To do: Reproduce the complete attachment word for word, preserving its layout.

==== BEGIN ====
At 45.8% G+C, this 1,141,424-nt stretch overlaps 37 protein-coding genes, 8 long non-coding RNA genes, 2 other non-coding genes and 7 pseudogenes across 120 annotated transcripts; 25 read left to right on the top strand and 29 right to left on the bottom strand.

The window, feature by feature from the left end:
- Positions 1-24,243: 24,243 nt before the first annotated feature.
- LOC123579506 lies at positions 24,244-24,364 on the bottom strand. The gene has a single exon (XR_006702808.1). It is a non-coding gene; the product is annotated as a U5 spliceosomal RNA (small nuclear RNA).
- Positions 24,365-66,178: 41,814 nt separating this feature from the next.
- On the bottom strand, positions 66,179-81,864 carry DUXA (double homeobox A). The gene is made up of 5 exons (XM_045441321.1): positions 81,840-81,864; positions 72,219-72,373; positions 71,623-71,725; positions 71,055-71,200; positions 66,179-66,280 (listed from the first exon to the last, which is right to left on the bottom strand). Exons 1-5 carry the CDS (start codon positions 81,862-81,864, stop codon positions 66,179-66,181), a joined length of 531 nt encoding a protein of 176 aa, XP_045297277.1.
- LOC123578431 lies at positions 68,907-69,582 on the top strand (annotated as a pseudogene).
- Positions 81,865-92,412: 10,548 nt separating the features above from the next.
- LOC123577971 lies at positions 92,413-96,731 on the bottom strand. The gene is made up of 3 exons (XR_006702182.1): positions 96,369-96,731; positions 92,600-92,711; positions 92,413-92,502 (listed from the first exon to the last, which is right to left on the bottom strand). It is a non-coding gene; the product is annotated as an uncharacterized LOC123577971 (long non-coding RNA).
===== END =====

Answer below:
At 45.8% G+C, this 1,141,424-nt stretch overlaps 37 protein-coding genes, 8 long non-coding RNA genes, 2 other non-coding genes and 7 pseudogenes across 120 annotated transcripts; 25 read left to right on the top strand and 29 right to left on the bottom strand.

The window, feature by feature from the left end:
- Positions 1-24,243: 24,243 nt before the first annotated feature.
- LOC123579506 lies at positions 24,244-24,364 on the bottom strand. The gene has a single exon (XR_006702808.1). It is a non-coding gene; the product is annotated as a U5 spliceosomal RNA (small nuclear RNA).
- Positions 24,365-66,178: 41,814 nt separating this feature from the next.
- On the bottom strand, positions 66,179-81,864 carry DUXA (double homeobox A). The gene is made up of 5 exons (XM_045441321.1): positions 81,840-81,864; positions 72,219-72,373; positions 71,623-71,725; positions 71,055-71,200; positions 66,179-66,280 (listed from the first exon to the last, which is right to left on the bottom strand). Exons 1-5 carry the CDS (start codon positions 81,862-81,864, stop codon positions 66,179-66,181), a joined length of 531 nt encoding a protein of 176 aa, XP_045297277.1.
- LOC123578431 lies at positions 68,907-69,582 on the top strand (annotated as a pseudogene).
- Positions 81,865-92,412: 10,548 nt separating the features above from the next.
- LOC123577971 lies at positions 92,413-96,731 on the bottom strand. The gene is made up of 3 exons (XR_006702182.1): positions 96,369-96,731; positions 92,600-92,711; positions 92,413-92,502 (listed from the first exon to the last, which is right to left on the bottom strand). It is a non-coding gene; the product is annotated as an uncharacterized LOC123577971 (long non-coding RNA).